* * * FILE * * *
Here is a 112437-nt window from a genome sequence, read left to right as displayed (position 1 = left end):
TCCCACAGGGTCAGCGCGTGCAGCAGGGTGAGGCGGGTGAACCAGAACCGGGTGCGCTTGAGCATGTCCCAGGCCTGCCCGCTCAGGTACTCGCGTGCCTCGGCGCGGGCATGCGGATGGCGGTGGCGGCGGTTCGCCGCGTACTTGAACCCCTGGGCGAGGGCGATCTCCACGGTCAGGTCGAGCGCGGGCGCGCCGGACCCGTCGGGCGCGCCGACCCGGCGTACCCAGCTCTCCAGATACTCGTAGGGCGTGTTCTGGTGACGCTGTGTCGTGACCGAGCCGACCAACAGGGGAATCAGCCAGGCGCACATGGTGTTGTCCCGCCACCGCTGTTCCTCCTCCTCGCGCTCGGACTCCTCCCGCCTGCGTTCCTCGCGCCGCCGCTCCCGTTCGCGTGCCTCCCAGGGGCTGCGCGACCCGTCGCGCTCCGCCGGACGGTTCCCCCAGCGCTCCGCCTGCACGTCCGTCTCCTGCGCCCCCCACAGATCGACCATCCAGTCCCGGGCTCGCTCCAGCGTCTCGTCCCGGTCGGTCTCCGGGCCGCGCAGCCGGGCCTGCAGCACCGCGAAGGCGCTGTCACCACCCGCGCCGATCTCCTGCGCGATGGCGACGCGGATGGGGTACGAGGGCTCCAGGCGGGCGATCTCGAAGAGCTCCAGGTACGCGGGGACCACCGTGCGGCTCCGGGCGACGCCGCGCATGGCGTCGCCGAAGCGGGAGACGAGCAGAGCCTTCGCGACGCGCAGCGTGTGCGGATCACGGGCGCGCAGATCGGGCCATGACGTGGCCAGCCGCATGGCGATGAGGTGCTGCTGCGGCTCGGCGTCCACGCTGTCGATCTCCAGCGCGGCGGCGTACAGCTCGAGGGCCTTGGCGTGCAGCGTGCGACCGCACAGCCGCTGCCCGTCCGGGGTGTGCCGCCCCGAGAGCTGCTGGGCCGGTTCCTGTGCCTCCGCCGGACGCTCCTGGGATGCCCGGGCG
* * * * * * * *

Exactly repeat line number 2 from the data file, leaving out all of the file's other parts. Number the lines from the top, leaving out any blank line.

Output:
TCCCACAGGGTCAGCGCGTGCAGCAGGGTGAGGCGGGTGAACCAGAACCGGGTGCGCTTGAGCATGTCCCAGGCCTGCCCGCTCAGGTACTCGCGTGCCTCGGCGCGGGCATGCGGATGGCGGTGGCGGCGGTTCGCCGCGTACTTGAACCCCTGGGCGAGGGCGATCTCCACGGTCAGGTCGAGCGCGGGCGCGCCGGACCCGTCGGGCGCGCCGACCCGGCGTACCCAGCTCTCCAGATACTCGTAGGGCGTGTTCTGGTGACGCTGTGTCGTGACCGAGCCGACCAACAGGGGAATCAGCCAGGCGCACATGGTGTTGTCCCGCCACCGCTGTTCCTCCTCCTCGCGCTCGGACTCCTCCCGCCTGCGTTCCTCGCGCCGCCGCTCCCGTTCGCGTGCCTCCCAGGGGCTGCGCGACCCGTCGCGCTCCGCCGGACGGTTCCCCCAGCGCTCCGCCTGCACGTCCGTCTCCTGCGCCCCCCACAGATCGACCATCCAGTCCCGGGCTCGCTCCAGCGTCTCGTCCCGGTCGGTCTCCGGGCCGCGCAGCCGGGCCTGCAGCACCGCGAAGGCGCTGTCACCACCCGCGCCGATCTCCTGCGCGATGGCGACGCGGATGGGGTACGAGGGCTCCAGGCGGGCGATCTCGAAGAGCTCCAGGTACGCGGGGACCACCGTGCGGCTCCGGGCGACGCCGCGCATGGCGTCGCCGAAGCGGGAGACGAGCAGAGCCTTCGCGACGCGCAGCGTGTGCGGATCACGGGCGCGCAGATCGGGCCATGACGTGGCCAGCCGCATGGCGATGAGGTGCTGCTGCGGCTCGGCGTCCACGCTGTCGATCTCCAGCGCGGCGGCGTACAGCTCGAGGGCCTTGGCGTGCAGCGTGCGACCGCACAGCCGCTGCCCGTCCGGGGTGTGCCGCCCCGAGAGCTGCTGGGCCGGTTCCTGTGCCTCCGCCGGACGCTCCTGGGATGCCCGGGCG